Ruaha National Park has an area of 20,226 square kilometers. This makes it Tanzania’s second largest National Park. It can be found in South Central Tanzania, west of Iringa. Ruaha National Park began as part of the Rungwa Game Reserve and was designated as a national park in 1964.
It is named after the Ruaha River, which flows along its eastern border. River Ruaha is also a popular destination for safari game viewing. Ruaha National Park is well-known for its wildlife viewing opportunities.
The park is home to 10% of the world’s lion population. Leopards, cheetahs, wild dogs, elephants, zebra, giraffes, lichtenstein’s hartebeests, and waterbucks are among the other animals found in Ruaha. There are over 570 bird species, including migratory birds from Europe, Asia, Australia, and Madagascar.
These migrant birds arrive during the rainy season, which lasts from February to April. Ruaha National Park’s habitats include hills, open grasslands, baobab groves, and miombo and acacia woodlands. These pristine environments are home to a wide variety of wildlife.
Ruaha National Park’s morning game drives are a popular activity. These provide opportunities to see the park’s various types of wildlife. Ruaha National Park is home to over 1,650 plant species, 450 bird species, and 80 animal species.
You may see zebras, warthogs, sable antelopes, buffaloes, lions, giraffes, zebras, and many other animals on game drives. The park also has one of Tanzania’s largest elephant populations which roam freely throughout its vast expanse.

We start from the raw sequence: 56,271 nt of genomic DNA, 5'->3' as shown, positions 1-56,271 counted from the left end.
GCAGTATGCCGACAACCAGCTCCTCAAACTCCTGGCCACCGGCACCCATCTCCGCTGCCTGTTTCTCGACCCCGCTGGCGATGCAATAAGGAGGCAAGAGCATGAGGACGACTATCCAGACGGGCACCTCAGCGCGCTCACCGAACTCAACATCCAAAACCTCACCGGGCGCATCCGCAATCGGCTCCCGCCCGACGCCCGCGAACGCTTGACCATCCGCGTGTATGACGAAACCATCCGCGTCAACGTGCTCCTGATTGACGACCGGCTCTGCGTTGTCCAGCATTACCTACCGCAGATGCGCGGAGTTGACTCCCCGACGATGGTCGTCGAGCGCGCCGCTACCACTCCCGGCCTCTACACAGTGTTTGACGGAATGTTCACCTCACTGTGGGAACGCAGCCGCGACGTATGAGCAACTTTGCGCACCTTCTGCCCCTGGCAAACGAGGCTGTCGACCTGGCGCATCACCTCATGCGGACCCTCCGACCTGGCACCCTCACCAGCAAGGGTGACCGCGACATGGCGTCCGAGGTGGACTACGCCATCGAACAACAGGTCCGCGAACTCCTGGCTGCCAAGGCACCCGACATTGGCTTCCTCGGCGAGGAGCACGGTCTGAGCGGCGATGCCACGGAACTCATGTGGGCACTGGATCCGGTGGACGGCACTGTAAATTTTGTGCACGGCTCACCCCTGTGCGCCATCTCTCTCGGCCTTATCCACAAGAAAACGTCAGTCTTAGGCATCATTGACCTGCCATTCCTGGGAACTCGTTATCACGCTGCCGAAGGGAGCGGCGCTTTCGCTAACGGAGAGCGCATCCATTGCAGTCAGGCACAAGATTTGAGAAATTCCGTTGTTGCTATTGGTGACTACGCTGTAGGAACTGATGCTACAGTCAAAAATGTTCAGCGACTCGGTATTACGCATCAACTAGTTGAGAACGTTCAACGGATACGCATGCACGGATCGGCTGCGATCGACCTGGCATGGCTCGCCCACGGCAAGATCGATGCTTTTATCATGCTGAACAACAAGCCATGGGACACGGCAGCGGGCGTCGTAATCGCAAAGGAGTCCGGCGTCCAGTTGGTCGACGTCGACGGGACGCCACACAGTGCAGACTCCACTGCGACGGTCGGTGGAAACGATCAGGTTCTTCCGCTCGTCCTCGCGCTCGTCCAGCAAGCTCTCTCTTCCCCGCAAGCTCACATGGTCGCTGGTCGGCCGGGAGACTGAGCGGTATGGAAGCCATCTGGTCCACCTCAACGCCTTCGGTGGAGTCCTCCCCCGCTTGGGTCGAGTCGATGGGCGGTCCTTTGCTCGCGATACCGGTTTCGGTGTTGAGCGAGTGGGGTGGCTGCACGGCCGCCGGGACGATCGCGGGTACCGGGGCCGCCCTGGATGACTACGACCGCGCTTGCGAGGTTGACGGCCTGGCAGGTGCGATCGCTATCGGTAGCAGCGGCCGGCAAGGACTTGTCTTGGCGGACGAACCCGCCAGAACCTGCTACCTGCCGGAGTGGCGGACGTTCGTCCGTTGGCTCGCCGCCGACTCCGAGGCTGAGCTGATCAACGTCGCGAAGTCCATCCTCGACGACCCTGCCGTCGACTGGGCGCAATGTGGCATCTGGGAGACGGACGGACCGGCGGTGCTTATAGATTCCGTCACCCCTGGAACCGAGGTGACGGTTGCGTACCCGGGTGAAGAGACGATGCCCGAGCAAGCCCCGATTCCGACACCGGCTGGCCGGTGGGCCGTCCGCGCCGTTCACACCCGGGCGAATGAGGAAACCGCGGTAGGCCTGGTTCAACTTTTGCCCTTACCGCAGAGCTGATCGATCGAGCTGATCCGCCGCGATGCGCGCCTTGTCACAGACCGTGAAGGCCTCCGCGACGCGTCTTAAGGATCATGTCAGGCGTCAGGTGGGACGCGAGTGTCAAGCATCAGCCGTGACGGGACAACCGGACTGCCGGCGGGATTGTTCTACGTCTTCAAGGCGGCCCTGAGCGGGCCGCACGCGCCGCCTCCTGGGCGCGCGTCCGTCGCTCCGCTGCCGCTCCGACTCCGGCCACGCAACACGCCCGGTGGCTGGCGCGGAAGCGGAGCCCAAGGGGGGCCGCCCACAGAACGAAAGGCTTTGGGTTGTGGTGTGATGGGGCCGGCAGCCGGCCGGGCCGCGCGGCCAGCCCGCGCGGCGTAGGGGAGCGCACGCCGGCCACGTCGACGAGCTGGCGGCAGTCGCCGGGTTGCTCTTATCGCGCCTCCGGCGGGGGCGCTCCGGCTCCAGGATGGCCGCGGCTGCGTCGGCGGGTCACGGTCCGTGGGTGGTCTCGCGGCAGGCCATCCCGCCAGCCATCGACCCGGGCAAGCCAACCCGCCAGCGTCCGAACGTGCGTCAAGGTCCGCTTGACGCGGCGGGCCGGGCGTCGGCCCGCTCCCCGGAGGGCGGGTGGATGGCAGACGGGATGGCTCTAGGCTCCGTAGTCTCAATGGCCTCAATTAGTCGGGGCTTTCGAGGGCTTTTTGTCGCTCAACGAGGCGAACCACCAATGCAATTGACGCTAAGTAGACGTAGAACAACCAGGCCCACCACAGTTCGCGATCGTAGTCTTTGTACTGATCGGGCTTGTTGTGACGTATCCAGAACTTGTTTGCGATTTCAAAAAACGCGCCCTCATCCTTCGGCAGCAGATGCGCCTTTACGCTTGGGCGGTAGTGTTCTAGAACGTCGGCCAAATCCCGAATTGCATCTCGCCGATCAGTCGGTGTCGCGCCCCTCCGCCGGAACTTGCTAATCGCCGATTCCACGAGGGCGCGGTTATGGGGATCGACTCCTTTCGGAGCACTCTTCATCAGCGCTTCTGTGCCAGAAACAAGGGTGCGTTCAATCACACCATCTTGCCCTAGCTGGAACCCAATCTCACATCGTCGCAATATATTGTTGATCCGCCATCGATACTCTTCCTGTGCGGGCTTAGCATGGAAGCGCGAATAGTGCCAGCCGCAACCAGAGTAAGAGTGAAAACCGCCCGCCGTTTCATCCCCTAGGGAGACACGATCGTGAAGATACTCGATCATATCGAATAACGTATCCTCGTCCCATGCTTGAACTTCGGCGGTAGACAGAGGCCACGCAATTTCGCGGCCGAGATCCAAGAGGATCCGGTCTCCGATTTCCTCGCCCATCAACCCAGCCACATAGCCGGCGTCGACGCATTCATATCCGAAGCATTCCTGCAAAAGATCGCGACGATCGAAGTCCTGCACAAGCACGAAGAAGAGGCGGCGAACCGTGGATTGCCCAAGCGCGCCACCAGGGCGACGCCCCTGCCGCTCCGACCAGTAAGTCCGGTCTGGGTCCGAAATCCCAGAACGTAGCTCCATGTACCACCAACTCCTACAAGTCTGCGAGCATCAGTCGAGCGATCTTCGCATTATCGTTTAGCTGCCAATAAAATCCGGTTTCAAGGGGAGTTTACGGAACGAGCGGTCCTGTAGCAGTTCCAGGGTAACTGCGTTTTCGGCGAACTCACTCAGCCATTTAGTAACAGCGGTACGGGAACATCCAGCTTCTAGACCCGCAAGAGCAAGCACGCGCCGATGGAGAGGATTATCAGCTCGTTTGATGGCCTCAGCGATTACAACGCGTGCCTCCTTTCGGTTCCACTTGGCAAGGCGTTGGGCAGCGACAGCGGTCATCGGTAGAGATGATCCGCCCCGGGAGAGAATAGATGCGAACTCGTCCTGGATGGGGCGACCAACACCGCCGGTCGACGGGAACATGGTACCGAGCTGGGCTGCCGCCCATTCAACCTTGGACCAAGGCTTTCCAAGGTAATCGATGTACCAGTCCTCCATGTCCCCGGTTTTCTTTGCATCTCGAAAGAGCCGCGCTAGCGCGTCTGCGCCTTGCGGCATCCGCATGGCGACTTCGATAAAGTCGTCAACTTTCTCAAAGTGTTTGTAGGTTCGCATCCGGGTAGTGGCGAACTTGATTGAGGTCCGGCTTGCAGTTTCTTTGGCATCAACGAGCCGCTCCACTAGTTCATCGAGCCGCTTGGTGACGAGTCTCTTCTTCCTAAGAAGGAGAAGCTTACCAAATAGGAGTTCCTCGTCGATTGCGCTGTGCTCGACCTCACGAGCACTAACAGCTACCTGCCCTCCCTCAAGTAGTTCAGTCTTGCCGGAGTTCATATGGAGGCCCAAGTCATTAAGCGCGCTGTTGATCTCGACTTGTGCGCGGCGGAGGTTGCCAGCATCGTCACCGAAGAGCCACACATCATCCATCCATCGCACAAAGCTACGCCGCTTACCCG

The Great Ruaha River is home to hippos, Nile crocodiles, and other aquatic animals. This park does not allow night game drives.
Hot air balloons are an amazing way to explore Ruaha National Park, providing a unique viewpoint of the landscape. The balloon reaches a height of 20 to 30 feet for game viewing and 300 to 400 meters for a panoramic view of the park.
Depending on the wind speed, the duration ranges from 1 to 1.5 hours.
Ruaha National Park is home to more than 570 different species. This includes birds from both Southern and East Africa. The yellow-collared lovebird, the ashy starling, and the Tanzanian red-billed hornbill are all endemics.
Ruaha’s birdlife is at its peak from November to April, when migratory birds from Europe and northern Africa arrive. Many resident bird species are nesting at this time.
Rising water levels in the Usangu wetlands and the Great Ruaha River attract a variety of waterbirds, including large flocks of white and Abdim’s storks.
Visits to Iringa town and the Ismila Stone Age site are visited for the cultural experience. The legacy of German colonial architecture can still be seen in Iringa. Iringa is an excellent location for purchasing souvenirs, sampling local street food, and learning about Tanzanian culture with the assistance of a local guide.
Igeleke in Iringa has spectacular Iron Age rock art. The Ismila Stone Age site dates back 1.5 million to 200,000 years ago. Both sites offer fascinating insights into prehistoric Tanzania as well as exhibits about the country’s colonial history.
Ruaha National Park is well-known for its large elephant population. This park is home to 10% of the world’s lion population. Ruaha also has the highest population of greater kudu in East Africa.
East African cheetahs, African leopards, wild dogs, spotted hyenas, giraffes, hippos, buffaloes, and other animals can be found in the park. Ruaha has a wide variety of birds.
The African fish eagle, Ashy starling, crested barbet, namaqua dove, goliath heron, and other birds can be found in the park. The persistent birdsong of the crested barbet is a distinctive sound of the southern bush.
A scheduled or chartered aircraft from Dar es Salaam or Arusha to the park’s airstrip is the more convenient way to travel to Ruaha.
Despite the size of the park, there are only a few camps here. Within the park, five public campsites provide tent space, while a multitude of private operations offer accommodation opportunities in permanent and seasonal camps.